3 Things about Pixar’s Inside Out that Are Genius

Pixar studios has brought us some of the most celebrated children’s movies of the past two decades. Classics like Toy Story and Finding Nemo are cherished by both the young and young at heart. In 2015, the acclaimed studio gave us what I consider the diamond of its collection, Inside Out. Everything about the movie is genius. I would have loved to be in the meetings that determined how to portray the inner thoughts of a young girl struggling with her emotions. What those meetings produced is nothing short of amazing. Let’s take a look at what is so genius about the film: the premise, plot, and payoff of Inside Out.

  1. The Premise

The inner workings of the human brain and human emotions have baffled scientists for centuries. How could an animated feature portray such a complicated idea in a way that children can understand, and adults can appreciate? The motherboard of Riley’s brain is controlled by five primary anthropomorphized emotions: Joy, Sadness, Anger, Fear, and Disgust. There are of course other emotions in the human experience, but these five are a great leaping off point. Riley is a happy child, so Joy does the heavy lifting.

Outside the control center are the “core memories” that have helped to shape Riley’s personality. Goofball Island, Family Island, and Friendship Island, among others, are the building blocks of who Riley is. Each day, Riley has many experiences that are characterized by the primary emotions, colored a certain way to mark them, and then sent “down to long-term memory.” However, some memories that are less important end up falling into a pit of despair, only to be forgotten, literally. It’s a genius premise that doesn’t get the credit it deserves. And we haven’t even discussed the brilliant use of phrases like train of thought or concepts like abstract thought or an sequence on dreams and nightmares.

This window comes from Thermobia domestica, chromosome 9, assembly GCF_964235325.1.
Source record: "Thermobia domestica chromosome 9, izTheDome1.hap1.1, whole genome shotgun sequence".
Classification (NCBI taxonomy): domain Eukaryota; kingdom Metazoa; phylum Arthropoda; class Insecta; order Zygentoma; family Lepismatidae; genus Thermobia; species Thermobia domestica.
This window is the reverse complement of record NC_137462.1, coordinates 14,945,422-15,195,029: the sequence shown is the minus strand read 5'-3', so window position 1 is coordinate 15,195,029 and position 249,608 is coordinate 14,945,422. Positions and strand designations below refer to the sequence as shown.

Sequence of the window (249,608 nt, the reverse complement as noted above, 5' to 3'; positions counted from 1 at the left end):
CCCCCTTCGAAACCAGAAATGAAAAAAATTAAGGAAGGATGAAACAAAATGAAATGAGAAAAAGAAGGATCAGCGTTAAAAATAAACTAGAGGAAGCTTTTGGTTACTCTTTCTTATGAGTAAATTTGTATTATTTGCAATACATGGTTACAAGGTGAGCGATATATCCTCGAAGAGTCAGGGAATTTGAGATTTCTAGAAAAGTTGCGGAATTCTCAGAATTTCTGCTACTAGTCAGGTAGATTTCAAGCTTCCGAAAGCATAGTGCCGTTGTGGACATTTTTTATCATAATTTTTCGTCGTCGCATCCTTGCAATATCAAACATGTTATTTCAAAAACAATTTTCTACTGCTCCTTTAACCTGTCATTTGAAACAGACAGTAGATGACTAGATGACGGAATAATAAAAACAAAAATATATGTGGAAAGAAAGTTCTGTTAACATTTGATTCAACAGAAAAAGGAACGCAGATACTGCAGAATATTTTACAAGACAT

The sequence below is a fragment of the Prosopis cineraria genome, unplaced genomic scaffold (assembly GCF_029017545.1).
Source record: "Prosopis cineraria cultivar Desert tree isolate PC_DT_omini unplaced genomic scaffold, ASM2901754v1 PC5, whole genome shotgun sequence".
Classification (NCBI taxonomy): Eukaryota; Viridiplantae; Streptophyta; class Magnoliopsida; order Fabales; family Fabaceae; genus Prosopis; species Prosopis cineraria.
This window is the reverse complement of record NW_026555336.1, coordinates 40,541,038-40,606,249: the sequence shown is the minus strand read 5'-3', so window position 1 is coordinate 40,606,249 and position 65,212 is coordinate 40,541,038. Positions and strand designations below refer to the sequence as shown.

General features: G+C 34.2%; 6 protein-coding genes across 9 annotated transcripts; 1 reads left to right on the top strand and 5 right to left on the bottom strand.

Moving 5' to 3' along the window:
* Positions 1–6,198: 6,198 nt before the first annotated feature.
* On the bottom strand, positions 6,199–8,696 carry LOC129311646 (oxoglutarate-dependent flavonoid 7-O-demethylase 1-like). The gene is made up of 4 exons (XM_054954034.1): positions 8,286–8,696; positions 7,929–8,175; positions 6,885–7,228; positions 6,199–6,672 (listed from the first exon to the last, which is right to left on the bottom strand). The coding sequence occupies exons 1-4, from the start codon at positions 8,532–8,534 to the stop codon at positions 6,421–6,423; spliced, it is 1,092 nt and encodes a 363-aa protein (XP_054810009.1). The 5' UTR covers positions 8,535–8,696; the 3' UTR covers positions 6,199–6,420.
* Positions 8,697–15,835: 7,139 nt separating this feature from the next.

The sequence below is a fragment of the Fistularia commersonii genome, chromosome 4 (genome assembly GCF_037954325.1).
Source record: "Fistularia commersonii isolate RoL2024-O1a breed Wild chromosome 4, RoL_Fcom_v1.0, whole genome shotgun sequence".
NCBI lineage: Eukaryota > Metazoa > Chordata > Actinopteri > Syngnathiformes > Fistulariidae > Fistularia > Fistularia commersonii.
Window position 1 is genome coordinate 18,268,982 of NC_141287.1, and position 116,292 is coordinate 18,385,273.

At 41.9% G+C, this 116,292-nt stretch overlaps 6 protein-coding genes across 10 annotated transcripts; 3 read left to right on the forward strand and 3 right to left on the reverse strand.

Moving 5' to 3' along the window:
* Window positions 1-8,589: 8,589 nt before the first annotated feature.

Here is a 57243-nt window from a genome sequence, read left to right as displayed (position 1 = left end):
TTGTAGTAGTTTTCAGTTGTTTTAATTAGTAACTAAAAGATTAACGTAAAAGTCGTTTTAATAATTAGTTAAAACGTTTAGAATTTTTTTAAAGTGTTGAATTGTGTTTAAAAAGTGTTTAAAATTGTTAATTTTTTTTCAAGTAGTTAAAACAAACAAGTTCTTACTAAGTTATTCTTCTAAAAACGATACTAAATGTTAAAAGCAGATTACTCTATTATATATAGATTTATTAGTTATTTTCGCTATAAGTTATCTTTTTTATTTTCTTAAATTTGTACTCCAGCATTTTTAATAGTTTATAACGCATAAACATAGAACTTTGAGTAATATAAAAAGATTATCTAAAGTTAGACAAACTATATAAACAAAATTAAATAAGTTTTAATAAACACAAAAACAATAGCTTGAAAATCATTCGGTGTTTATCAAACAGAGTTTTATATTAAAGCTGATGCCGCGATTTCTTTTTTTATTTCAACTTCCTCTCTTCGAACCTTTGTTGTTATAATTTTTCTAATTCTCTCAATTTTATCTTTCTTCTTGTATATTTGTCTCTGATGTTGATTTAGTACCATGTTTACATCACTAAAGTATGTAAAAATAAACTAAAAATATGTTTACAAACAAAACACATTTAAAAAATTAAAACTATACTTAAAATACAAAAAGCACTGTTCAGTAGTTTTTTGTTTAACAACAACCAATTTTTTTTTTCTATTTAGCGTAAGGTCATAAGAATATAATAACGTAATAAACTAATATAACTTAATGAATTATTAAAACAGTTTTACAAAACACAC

2. The Plot

As someone who moved from city to city often as a child, I understand Riley’s short-lived excitement that quickly turns into reluctance at all the new and frightening experiences. Outside Riley’s brain, we see her experiencing classic signs of anxiety and depression. She becomes quiet and reclusive. She lashes out to loved ones. She loses interest in things that she used to love. These are all the warning signs of a young person battling depression.

To depict Riley’s inner turmoil, we see that she loses both her Joy and Sadness. The core memory islands, the pillars of her personality, begin to crumble and fade. A bad idea enters her mind, and she takes hold of it in a way she never would have before. She even reaches the point where she loses all emotion as her control center freezes over. It’s an exquisite depiction of a very real issue.

3. The Payoff

How does Riley overcome her depression? What is the catalyst to return Joy back to her mind and soul? How can she rediscover who she is when it seems that she has lost so much? The conclusion of the movie answers all these questions. Sadness is the key. As much as she tries, Joy cannot force herself on Riley. Riley must be open to grieve what she has lost in order to move forward. Emotions are not just black and white (or yellow and blue). They are complicated mixtures that we cannot control, only feel. When Riley becomes vulnerable in a safe place with her family and lets herself feel the sadness, she is once again able to find herself and her Joy.

As social worker and researcher Brené Brown describes, we cannot choose what emotions we want to experience. If we want to experience true Joy, we also must risk feeling Sadness. Without Sadness in our lives, there is no way for Joy to enter. We must be vulnerable enough to risk all emotions in order to experience any of them. It’s a beautiful way to tell a difficult, but elegant story.

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